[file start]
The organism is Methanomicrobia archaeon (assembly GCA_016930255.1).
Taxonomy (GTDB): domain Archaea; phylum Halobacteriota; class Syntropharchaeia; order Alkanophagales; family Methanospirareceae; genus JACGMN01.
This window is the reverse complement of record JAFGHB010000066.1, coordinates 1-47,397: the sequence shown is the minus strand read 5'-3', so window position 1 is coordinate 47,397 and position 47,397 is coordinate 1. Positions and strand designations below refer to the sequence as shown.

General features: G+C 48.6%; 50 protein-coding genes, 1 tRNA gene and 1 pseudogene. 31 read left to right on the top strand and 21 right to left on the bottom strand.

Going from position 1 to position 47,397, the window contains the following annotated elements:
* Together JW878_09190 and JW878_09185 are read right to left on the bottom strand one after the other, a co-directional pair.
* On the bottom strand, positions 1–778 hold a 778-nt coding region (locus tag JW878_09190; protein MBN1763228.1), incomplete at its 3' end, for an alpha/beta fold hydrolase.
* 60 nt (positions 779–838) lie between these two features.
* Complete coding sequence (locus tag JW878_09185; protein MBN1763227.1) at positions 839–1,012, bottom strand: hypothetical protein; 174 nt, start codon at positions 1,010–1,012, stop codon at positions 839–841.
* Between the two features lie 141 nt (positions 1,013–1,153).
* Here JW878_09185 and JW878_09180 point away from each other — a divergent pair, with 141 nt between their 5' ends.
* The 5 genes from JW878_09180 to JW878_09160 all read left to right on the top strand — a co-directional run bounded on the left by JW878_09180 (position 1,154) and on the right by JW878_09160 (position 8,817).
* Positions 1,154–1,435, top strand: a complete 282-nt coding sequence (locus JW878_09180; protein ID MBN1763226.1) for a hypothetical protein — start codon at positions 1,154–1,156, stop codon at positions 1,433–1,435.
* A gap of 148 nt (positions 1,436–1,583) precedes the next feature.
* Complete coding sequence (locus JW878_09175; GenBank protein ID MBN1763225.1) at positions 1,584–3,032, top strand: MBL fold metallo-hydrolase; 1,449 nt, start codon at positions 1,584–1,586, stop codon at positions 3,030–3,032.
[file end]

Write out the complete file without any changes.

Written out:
The organism is Methanomicrobia archaeon (assembly GCA_016930255.1).
Taxonomy (GTDB): domain Archaea; phylum Halobacteriota; class Syntropharchaeia; order Alkanophagales; family Methanospirareceae; genus JACGMN01.
This window is the reverse complement of record JAFGHB010000066.1, coordinates 1-47,397: the sequence shown is the minus strand read 5'-3', so window position 1 is coordinate 47,397 and position 47,397 is coordinate 1. Positions and strand designations below refer to the sequence as shown.

General features: G+C 48.6%; 50 protein-coding genes, 1 tRNA gene and 1 pseudogene. 31 read left to right on the top strand and 21 right to left on the bottom strand.

Going from position 1 to position 47,397, the window contains the following annotated elements:
* Together JW878_09190 and JW878_09185 are read right to left on the bottom strand one after the other, a co-directional pair.
* On the bottom strand, positions 1–778 hold a 778-nt coding region (locus tag JW878_09190; protein MBN1763228.1), incomplete at its 3' end, for an alpha/beta fold hydrolase.
* 60 nt (positions 779–838) lie between these two features.
* Complete coding sequence (locus tag JW878_09185; protein MBN1763227.1) at positions 839–1,012, bottom strand: hypothetical protein; 174 nt, start codon at positions 1,010–1,012, stop codon at positions 839–841.
* Between the two features lie 141 nt (positions 1,013–1,153).
* Here JW878_09185 and JW878_09180 point away from each other — a divergent pair, with 141 nt between their 5' ends.
* The 5 genes from JW878_09180 to JW878_09160 all read left to right on the top strand — a co-directional run bounded on the left by JW878_09180 (position 1,154) and on the right by JW878_09160 (position 8,817).
* Positions 1,154–1,435, top strand: a complete 282-nt coding sequence (locus JW878_09180; protein ID MBN1763226.1) for a hypothetical protein — start codon at positions 1,154–1,156, stop codon at positions 1,433–1,435.
* A gap of 148 nt (positions 1,436–1,583) precedes the next feature.
* Complete coding sequence (locus JW878_09175; GenBank protein ID MBN1763225.1) at positions 1,584–3,032, top strand: MBL fold metallo-hydrolase; 1,449 nt, start codon at positions 1,584–1,586, stop codon at positions 3,030–3,032.